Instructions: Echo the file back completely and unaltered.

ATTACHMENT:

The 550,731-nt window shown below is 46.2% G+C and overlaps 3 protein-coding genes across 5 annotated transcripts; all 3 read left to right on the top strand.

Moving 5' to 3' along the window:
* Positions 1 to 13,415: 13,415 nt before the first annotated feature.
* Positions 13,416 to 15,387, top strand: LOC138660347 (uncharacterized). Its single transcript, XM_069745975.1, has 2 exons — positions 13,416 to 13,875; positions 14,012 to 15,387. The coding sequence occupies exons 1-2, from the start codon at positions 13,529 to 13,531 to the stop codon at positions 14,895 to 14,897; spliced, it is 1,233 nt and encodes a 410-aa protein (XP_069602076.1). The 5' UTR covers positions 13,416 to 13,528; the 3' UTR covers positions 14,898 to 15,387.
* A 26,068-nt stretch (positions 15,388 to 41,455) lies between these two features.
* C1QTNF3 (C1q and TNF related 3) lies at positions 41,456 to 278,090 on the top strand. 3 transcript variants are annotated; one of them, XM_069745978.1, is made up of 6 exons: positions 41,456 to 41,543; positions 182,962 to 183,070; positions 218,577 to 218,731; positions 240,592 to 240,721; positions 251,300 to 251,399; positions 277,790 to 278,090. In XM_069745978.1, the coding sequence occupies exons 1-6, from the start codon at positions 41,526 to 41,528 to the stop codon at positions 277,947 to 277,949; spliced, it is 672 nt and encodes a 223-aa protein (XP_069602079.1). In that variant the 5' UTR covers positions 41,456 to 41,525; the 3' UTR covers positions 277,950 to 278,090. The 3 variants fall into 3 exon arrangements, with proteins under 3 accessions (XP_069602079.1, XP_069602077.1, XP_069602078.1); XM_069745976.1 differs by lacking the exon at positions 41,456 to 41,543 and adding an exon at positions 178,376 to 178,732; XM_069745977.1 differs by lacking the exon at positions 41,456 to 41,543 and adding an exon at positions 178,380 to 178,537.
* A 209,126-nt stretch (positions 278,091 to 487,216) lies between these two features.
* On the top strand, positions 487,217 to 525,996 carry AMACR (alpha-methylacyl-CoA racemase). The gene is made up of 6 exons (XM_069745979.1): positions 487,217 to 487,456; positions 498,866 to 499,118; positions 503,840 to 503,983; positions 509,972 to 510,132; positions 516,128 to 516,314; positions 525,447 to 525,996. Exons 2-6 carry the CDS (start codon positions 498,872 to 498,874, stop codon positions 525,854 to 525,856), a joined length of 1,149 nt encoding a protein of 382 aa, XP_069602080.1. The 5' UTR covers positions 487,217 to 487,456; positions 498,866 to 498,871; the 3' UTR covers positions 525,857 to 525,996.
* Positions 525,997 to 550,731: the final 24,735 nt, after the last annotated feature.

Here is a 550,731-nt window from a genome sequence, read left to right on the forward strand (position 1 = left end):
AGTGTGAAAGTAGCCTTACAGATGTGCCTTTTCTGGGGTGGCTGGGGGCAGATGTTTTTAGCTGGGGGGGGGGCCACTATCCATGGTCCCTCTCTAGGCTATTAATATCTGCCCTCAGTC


The 550,731-nt window shown below is 46.2% G+C and overlaps 3 protein-coding genes across 5 annotated transcripts; all 3 read left to right on the top strand.

Moving 5' to 3' along the window:
* Positions 1 to 13,415: 13,415 nt before the first annotated feature.
* Positions 13,416 to 15,387, top strand: LOC138660347 (uncharacterized). Its single transcript, XM_069745975.1, has 2 exons — positions 13,416 to 13,875; positions 14,012 to 15,387. The coding sequence occupies exons 1-2, from the start codon at positions 13,529 to 13,531 to the stop codon at positions 14,895 to 14,897; spliced, it is 1,233 nt and encodes a 410-aa protein (XP_069602076.1). The 5' UTR covers positions 13,416 to 13,528; the 3' UTR covers positions 14,898 to 15,387.
* A 26,068-nt stretch (positions 15,388 to 41,455) lies between these two features.
* C1QTNF3 (C1q and TNF related 3) lies at positions 41,456 to 278,090 on the top strand. 3 transcript variants are annotated; one of them, XM_069745978.1, is made up of 6 exons: positions 41,456 to 41,543; positions 182,962 to 183,070; positions 218,577 to 218,731; positions 240,592 to 240,721; positions 251,300 to 251,399; positions 277,790 to 278,090. In XM_069745978.1, the coding sequence occupies exons 1-6, from the start codon at positions 41,526 to 41,528 to the stop codon at positions 277,947 to 277,949; spliced, it is 672 nt and encodes a 223-aa protein (XP_069602079.1). In that variant the 5' UTR covers positions 41,456 to 41,525; the 3' UTR covers positions 277,950 to 278,090. The 3 variants fall into 3 exon arrangements, with proteins under 3 accessions (XP_069602079.1, XP_069602077.1, XP_069602078.1); XM_069745976.1 differs by lacking the exon at positions 41,456 to 41,543 and adding an exon at positions 178,376 to 178,732; XM_069745977.1 differs by lacking the exon at positions 41,456 to 41,543 and adding an exon at positions 178,380 to 178,537.
* A 209,126-nt stretch (positions 278,091 to 487,216) lies between these two features.
* On the top strand, positions 487,217 to 525,996 carry AMACR (alpha-methylacyl-CoA racemase). The gene is made up of 6 exons (XM_069745979.1): positions 487,217 to 487,456; positions 498,866 to 499,118; positions 503,840 to 503,983; positions 509,972 to 510,132; positions 516,128 to 516,314; positions 525,447 to 525,996. Exons 2-6 carry the CDS (start codon positions 498,872 to 498,874, stop codon positions 525,854 to 525,856), a joined length of 1,149 nt encoding a protein of 382 aa, XP_069602080.1. The 5' UTR covers positions 487,217 to 487,456; positions 498,866 to 498,871; the 3' UTR covers positions 525,857 to 525,996.
* Positions 525,997 to 550,731: the final 24,735 nt, after the last annotated feature.

Here is a 550,731-nt window from a genome sequence, read left to right on the forward strand (position 1 = left end):
AGTGTGAAAGTAGCCTTACAGATGTGCCTTTTCTGGGGTGGCTGGGGGCAGATGTTTTTAGCTGGGGGGGGGGCCACTATCCATGGTCCCTCTCTAGGCTATTAATATCTGCCCTCAGTC